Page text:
8- Flexibility / scalability
An important factor to consider when choosing a web host (and your plan for that matter) is whether or not they can fit into the growth of your website and business.
What that means is, the hosting plan that you use now might not be enough two or three years down the line, especially if you have expanded to include an online store or experience significantly higher traffic.
Growth should always be the focus of any website and if a hosting provider has trouble accommodating, then that could be an issue.
Do they have a VPS or Dedicated Server plan/solution? Can you easily upgrade your account?
Do you need to transfer to a new host if your current plan is not enough? You should ask yourself these questions when you’re searching for a web host that you intend to use for a long time.
9- Adding more domains
One of the key components for growth is diversification. You might be starting out with just one website and domain name but as your business becomes bigger, you’ll realize the benefit (and necessity) for having multiple websites, domains, and subdomains to popularize your brand or business.
Plus, having multiple sites can be a great way to highlight different products or services of your business. The Coca-Cola company is a great example of this, with different products such as Dasani and Minute Maid each having their own website but still operating under the Coca-Cola umbrella.
Before you sign up to a hosting provider, aside from their packages and features, try to find out whether their plan allows you to run multiple websites on a single web account. Research on the cost of unlimited websites and subdomain packages and compare it to other web hosts as well.
Basically, keep an eye out for web host providers that offer different service plans and allow you to add a new domain, giving you the flexibility to scale over time.
10- Email support and features
Emails are still a great method for getting feedback from your users and improve subscriber conversions. Which is why it’s always a good idea to have your email hosted together with your website.
While most hosting companies should have the ability to host your email with your domain name, it doesn’t hurt to check. In addition to that, you should also check if they offer any help or solution for general email issues such as spam.
If they do not offer any email features, then you might have to look for third-party solutions. The easiest one to work with is probably G Suite. The service by Google lets you create your emails while being hosted at their servers and it can cost as low as $5 per user per month.
11- Refunds and free trial policies
Every hosting company you research on, chances are they have some form of refund policy or trial period which allows you to test out their services and help you decide whether to continue or not.
Since using a hosting provider can get pricey (though there are plenty of good and cheap web hosting services available), choosing a web host that offers refunds and free trials can help you avoid wasting money if you end up not liking the provider.
Research upon a provider’s refund and free trial policies and ask yourself the following questions:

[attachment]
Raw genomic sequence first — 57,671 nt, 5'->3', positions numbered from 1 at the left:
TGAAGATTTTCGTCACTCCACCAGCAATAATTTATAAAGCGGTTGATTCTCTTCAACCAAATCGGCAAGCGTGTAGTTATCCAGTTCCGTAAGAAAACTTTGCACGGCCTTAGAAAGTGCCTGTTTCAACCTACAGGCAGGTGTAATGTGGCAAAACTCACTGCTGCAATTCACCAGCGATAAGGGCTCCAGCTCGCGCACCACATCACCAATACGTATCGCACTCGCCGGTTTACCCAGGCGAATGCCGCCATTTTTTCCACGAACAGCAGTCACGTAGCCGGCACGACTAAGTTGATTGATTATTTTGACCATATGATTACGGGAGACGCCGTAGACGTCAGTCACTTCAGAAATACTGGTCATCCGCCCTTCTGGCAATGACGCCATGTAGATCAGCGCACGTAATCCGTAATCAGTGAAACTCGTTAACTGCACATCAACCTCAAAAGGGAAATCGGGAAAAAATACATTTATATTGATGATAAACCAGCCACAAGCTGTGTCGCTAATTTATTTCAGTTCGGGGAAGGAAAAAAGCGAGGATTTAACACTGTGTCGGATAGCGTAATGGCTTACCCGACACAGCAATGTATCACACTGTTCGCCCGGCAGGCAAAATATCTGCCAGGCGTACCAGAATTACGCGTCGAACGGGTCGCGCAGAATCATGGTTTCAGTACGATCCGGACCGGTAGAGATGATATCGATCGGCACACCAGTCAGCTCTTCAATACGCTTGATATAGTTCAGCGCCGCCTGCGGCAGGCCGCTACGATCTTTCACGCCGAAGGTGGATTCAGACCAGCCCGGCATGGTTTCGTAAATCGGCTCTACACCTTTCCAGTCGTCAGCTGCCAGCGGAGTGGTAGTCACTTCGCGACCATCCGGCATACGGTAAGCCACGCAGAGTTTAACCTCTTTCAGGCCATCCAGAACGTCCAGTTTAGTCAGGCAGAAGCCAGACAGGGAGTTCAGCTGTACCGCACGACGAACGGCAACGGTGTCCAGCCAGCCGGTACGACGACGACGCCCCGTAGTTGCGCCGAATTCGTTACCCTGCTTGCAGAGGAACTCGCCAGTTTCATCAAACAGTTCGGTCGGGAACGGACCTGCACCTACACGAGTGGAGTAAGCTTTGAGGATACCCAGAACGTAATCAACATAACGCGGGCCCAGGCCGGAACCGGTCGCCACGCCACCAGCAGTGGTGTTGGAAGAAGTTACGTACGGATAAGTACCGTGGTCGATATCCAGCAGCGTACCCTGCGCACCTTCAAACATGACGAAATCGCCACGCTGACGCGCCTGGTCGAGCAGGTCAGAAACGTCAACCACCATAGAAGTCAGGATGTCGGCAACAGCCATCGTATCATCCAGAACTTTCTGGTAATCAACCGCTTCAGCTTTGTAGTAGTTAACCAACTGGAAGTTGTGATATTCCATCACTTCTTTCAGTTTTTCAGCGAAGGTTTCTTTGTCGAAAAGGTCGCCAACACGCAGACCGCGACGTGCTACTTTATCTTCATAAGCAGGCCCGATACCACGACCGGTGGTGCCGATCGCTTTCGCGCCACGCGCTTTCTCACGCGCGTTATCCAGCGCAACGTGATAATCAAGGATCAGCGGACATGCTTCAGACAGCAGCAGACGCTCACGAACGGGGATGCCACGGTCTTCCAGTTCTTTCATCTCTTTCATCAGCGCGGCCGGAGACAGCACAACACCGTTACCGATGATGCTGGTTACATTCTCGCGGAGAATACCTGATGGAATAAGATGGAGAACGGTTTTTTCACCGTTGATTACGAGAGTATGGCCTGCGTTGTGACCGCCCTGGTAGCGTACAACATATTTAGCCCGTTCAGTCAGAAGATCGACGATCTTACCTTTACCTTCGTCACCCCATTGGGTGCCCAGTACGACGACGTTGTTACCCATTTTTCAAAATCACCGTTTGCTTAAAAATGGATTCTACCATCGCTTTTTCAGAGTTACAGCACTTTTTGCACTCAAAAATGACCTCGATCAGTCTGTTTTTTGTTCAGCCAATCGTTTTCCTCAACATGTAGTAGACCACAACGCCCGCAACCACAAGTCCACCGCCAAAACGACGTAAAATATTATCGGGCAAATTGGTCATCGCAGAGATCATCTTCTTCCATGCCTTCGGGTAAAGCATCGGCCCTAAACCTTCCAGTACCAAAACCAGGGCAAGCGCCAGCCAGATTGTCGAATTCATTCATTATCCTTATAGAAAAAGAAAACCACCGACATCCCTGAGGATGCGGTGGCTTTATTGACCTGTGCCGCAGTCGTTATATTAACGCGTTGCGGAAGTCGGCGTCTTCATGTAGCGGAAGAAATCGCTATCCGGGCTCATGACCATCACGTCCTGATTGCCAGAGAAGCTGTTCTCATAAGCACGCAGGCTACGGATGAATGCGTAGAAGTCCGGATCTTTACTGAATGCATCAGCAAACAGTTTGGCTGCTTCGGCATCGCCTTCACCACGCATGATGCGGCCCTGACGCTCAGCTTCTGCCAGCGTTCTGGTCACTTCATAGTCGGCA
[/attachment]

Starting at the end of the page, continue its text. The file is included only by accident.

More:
- If you cancel within the trial period, do you get a full refund?
- If you cancel after the trial period, do you get a prorated refund or will you be charged for it?
- Are there any cancellation charges if you cancel before or after the trial period?
These questions might seem basic but they’re worth asking before you sign up and commit to a hosting plan that normally lasts for a few years.
My advice? Avoid hosting companies that charge a high cancellation fee during trial periods. Instead, go for hosting companies that offer anytime money-back guarantees so you can ask for a prorated refund after the trial period.
12- Business track record
Signing up for a web host is kind of like signing up for a marriage. You need to be able to trust them if you want to commit to such a long-term relationship. Since most hosting plans require you to commit for a year or two, you might want to make sure that the company has a good business track record.
Do some research on the hosting companies that interest you. Check how long they’ve been in the industry. If they’re relatively new, it’ll be hard to determine the quality of their services. If they’ve recently changed management/owners, then check if it has had any effect on the quality of their services.
Arvixe was acquired by Endurance International Group (EIG) back it 2014, and when they were performing their data center migrations it affected their users badly. Cases of increased downtime and slow support response have plagued the hosting provider to this day.
Another hosting company, IX Web Hosting, was sold to Site 5 (which EIG owns as well) back in 2015 and the company ended up closing in 2018 due to how poorly they handled the migration process. Because of this, many users’ websites went down and all their data and emails ended up being inaccessible.
Suffice to say, if you’re going to sign up with a web host, make sure that the company will stay around for a long time (and maybe avoid EIG-owned companies).
A web host is one of the important building blocks for your website. If it’s unreliable your website will suffer the effects. Read and understand the factors above and choose a web host that not only suits your needs but is also capable of handling your website.
When you have a good foundation to rely on, you can then direct your focus on taking your website and business to next level by improving other areas such as content creation and marketing strategies.
About the author: Jerry Low
Jerry Low – Geek dad, SEO junkie, affiliate marketer, and value investor. Jerry is the founder of WebRevenue Inc., the company that owns and manages sites like Web Hosting Secret Revealed and Build This. Learn more and connect with Jerry on his personal blog and Twitter.